anglers aboard the Huli Cat bait a hook trying to catch a rockfish, they’re not just fishing – they’re helping researchers learn more about California’s underwater parks. Recreational fishermen, SCUBA divers, PhD scientists and graduate students are working together to study California’s marine protected areas (MPAs), and results from their studies are being presented in Monterey. Five years ago California completed its network of MPAs on California’s central coast. This anniversary is being marked with the State of the California Central Coast Symposium, which brings together scientists, resource managers, policy makers, fishermen and conservationists to learn about new findings from dozens of monitoring efforts and discuss perspectives on MPA management. Early results suggest that the reserves are on track, allowing fish like cabezon and lingcod to grow larger and more abundant inside MPAs, with habitats that are more biologically productive. This, along with steadily increasing revenues for fishermen, is good news for the Central Coast MPAs. However, researchers stress that these first five years of study are meant to create a baseline: a barometer of ecological health against which future MPA performance can be measured. So, how exactly are these reserves being studied? It turns out that monitoring is both sophisticated and wonderfully simple. One great example of this is Dr. Rick Starr’s California Collaborative Fisheries Research Program (CCFRP), which uses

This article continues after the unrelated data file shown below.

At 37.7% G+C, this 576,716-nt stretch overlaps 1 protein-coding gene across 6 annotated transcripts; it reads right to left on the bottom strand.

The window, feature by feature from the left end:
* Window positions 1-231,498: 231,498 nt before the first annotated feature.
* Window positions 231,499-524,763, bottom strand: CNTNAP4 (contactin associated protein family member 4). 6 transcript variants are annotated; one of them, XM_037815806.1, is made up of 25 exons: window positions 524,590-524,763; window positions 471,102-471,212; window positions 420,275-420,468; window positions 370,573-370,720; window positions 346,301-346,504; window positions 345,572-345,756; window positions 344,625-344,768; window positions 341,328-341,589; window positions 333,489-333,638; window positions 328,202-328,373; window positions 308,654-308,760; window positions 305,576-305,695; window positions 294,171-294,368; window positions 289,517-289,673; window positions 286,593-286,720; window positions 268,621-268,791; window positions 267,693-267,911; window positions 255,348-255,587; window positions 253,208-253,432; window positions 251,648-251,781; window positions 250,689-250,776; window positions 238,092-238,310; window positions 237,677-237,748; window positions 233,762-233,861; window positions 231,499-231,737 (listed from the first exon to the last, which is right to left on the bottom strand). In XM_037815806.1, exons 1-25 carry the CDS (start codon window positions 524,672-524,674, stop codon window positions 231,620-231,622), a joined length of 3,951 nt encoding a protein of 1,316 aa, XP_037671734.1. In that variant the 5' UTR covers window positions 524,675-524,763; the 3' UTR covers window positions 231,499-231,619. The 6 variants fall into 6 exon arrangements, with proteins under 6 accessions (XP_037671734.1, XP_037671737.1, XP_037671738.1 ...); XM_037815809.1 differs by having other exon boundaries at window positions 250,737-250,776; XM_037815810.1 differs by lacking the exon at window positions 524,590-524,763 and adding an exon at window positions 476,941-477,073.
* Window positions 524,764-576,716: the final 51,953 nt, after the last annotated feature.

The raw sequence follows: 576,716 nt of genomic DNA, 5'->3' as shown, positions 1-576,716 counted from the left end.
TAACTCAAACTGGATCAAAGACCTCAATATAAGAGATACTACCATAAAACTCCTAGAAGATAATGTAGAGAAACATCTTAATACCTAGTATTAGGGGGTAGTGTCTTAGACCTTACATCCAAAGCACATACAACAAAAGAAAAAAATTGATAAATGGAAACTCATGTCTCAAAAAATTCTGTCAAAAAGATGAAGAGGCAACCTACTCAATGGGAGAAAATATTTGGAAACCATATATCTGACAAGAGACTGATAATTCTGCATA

California Marine Protected Areas
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By Paul Hobi